True story: Lesley and I were shopping at a craft fair before Christmas. A woman was selling safe cleaning products with a national brand. I was excited to see that she had dryer balls! They were white and the size of tennis balls! They were just like mine!

They were $29.

Cruise Etsy to see similarly priced balls. Yes, the ones with designs felted onto them are adorable and I wish I knew how to do that. But since no one sees my dryer balls and on more than one occasion Lizzie has mistaken a dryer ball for a chew toy, I am ok with my whatever wool was on sale dryer balls.

I gave them for Christmas presents, and people love them. My dad loves them.

So we want to give a set to one of our readers. All you have to do is comment on this post. Each post will get a number and then my kids will pull a number out of a hat.

Another true story, for a laugh before we go: after Christmas, we had a dinner party where I cooked Aunt Debbie’s ham. It made a mess in the pan, and one of our friends was trying to clean it. Finally she said “We need a dryer sheet! You put a dryer sheet in here and heat it up on the stove and this will come right off.”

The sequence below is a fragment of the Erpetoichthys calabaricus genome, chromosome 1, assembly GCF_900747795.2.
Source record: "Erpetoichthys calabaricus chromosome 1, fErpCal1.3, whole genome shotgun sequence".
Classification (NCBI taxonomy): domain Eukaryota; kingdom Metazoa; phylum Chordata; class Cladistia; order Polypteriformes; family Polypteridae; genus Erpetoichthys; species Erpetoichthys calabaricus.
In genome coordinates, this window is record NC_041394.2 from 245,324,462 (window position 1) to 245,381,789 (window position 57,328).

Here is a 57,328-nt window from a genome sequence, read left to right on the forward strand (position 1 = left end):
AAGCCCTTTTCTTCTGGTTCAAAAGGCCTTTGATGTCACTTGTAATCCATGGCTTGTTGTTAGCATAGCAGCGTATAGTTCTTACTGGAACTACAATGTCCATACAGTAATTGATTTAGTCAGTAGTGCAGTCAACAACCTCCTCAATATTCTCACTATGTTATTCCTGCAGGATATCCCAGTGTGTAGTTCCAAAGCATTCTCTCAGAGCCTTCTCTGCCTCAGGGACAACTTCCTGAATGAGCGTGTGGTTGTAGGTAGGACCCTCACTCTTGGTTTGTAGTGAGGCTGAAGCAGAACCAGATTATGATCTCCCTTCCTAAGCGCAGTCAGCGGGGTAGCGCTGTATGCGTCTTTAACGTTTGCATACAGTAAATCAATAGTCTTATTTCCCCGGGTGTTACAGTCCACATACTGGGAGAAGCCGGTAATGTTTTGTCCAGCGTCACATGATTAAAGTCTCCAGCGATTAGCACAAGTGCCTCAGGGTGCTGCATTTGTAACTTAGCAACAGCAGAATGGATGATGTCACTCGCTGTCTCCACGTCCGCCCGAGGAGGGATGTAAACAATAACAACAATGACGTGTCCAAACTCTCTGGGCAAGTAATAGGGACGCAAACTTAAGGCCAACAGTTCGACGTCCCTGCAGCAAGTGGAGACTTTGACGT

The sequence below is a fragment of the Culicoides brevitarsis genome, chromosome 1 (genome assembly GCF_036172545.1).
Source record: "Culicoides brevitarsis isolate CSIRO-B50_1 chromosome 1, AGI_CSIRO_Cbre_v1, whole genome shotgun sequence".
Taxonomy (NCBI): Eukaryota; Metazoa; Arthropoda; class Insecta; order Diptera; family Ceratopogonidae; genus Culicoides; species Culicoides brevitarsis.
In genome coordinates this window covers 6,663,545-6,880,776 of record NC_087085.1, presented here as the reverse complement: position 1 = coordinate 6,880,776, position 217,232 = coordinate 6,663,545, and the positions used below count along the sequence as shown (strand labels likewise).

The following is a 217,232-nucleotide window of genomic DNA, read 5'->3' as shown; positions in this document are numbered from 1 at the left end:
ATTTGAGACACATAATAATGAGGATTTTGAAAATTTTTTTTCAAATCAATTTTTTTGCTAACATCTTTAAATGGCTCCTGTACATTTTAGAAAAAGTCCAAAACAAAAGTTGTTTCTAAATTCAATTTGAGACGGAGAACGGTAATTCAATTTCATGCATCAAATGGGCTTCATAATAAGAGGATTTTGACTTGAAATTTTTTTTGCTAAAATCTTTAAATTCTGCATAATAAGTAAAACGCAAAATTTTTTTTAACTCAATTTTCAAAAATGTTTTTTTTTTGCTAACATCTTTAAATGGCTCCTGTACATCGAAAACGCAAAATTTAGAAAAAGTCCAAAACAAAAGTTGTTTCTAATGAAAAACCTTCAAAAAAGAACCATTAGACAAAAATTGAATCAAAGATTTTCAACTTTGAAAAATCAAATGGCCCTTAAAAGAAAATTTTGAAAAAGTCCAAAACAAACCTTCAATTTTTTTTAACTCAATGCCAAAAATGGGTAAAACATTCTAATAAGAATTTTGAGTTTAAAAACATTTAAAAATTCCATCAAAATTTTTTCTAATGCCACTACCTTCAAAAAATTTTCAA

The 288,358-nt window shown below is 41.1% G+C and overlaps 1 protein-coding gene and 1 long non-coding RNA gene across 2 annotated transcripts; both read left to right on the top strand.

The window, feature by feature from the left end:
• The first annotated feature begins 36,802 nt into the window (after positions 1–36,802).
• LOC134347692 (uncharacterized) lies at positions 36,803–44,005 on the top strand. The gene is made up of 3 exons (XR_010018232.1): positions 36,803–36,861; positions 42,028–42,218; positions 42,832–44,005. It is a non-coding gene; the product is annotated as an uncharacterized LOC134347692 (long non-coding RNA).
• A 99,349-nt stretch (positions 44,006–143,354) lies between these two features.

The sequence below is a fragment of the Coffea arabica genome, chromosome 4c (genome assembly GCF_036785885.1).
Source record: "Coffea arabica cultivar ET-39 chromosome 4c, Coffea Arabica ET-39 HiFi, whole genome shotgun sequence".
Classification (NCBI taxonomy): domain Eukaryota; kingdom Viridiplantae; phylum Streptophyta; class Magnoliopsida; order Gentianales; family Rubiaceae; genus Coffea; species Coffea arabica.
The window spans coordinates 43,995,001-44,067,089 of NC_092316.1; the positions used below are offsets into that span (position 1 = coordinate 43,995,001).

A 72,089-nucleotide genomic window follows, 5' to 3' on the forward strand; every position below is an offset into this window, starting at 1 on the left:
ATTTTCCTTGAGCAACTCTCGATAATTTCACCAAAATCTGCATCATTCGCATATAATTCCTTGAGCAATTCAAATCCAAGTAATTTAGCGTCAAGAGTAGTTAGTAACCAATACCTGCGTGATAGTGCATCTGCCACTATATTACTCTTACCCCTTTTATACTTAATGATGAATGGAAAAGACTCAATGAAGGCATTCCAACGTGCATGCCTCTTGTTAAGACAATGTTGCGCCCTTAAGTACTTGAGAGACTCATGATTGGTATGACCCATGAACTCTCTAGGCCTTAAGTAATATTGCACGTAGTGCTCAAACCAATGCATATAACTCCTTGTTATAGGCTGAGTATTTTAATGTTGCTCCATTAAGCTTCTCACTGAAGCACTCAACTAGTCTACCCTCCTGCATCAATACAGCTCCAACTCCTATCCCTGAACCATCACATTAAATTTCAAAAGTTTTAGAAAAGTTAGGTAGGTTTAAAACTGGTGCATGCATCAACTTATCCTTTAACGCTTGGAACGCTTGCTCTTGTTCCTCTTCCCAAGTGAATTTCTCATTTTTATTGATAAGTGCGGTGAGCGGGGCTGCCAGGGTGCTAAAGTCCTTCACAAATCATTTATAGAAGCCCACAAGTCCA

My other friend leaned over to her and whispered “You aren’t going to find a dryer sheet in this house”.

How well she knows!

Best Use of Cheap Vodka

Six weeks ago, I rolled into Albertson’s before gym class with Annie in tow and bought a $9 plastic gallon of vodka.

The lady at the check-out processed my purchase in silence, but her eyebrows disappeared into her hairline. The girl bagging held the bottle up, shook her head and cut a look at the bagger in the next lane.

It was 8:45 am on a Tuesday. I was wearing sweats, my hair was in a bun and Annie had picked her own clothes, orange striped stretch pants and a puke green shirt that used to belong to Gabe.

I cleared my throat.

I feel like I have to explain why I am buying a gallon of vodka this early in the morning.

I expected them to laugh, but the idle checker in the next lane actually leaned across and said “Yes.”